Exercise-Related Studies
Table 4 (see supplemental material online) shows the main characteristics and results of the included exercise-related studies that evaluate the effects of aerobic and resistance training on thyroid function, hypothyroidism related symptoms and related conditions. All participants of the EG have an untreated sHT. However, in some cases healthy participant were used as a control. The training interventions differ greatly:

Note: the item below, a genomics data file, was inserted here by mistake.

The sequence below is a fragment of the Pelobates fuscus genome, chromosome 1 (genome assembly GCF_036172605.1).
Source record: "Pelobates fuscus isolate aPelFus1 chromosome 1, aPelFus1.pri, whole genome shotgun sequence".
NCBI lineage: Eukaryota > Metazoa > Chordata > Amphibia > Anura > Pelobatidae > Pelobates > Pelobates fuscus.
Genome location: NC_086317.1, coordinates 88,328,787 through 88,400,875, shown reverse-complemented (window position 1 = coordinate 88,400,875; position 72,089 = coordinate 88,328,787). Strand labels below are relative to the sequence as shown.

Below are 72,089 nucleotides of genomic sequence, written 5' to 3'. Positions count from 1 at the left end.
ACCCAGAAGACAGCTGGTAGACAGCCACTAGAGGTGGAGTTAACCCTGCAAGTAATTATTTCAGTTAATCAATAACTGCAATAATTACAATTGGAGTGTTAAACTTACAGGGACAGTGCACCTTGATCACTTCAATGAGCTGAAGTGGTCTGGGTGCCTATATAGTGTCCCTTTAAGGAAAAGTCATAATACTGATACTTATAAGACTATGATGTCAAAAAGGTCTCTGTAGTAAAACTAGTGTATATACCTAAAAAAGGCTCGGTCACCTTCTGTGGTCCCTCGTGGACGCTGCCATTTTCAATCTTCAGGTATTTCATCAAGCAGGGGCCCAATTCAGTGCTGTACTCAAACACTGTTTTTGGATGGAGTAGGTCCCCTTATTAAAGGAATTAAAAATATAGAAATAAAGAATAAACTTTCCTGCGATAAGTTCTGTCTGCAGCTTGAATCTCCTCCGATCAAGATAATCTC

Xiang et al. (2009) examined the influences of 6 months walking/jogging training on thyroid function and concomitant features of hypothyroidism. They used sHT patients in the EG and a healthy CG. It was shown that triglycerides (TG), total cholesterol (TC), low-density lipoprotein cholesterol (LDL), C-reactive protein (CRP), antithyroid peroxidase (TOP-Ab) and antithyroglobulin (Tg-Ab) were significantly higher in the sHT group than in the healthy CG. In addition, aerobic training significantly reduced TC, LDL, TG, and CRP in the sHT group but not in the CG and there was an increase of V˙O2max in both groups. Nevertheless, there were no changes in terms of thyroid function, TPO-Ab and TG-Ab (46). Ahn et al. (2019) conducted a combined strength and endurance training program for a period of 12 weeks. They also examined patients with sHT and used healthy participants as CG. Each training session consisted of strength exercises with a resistance band and an endurance workout on the bicycle ergometer. The intervention demonstrated reductions in body fat, systolic blood pressure (BP), LDL, and carotid artery intima-media thickness (IMT) in both groups. No changes in waist-hip ratio (WHR), TC, TG, HDL, T3, T4, fT4, and TSH were observed. Furthermore there were no changes in insulin, glucose, aspartate transaminase, alanine transaminase and HOMA insulin resistance (HOMA-IR) between groups (1).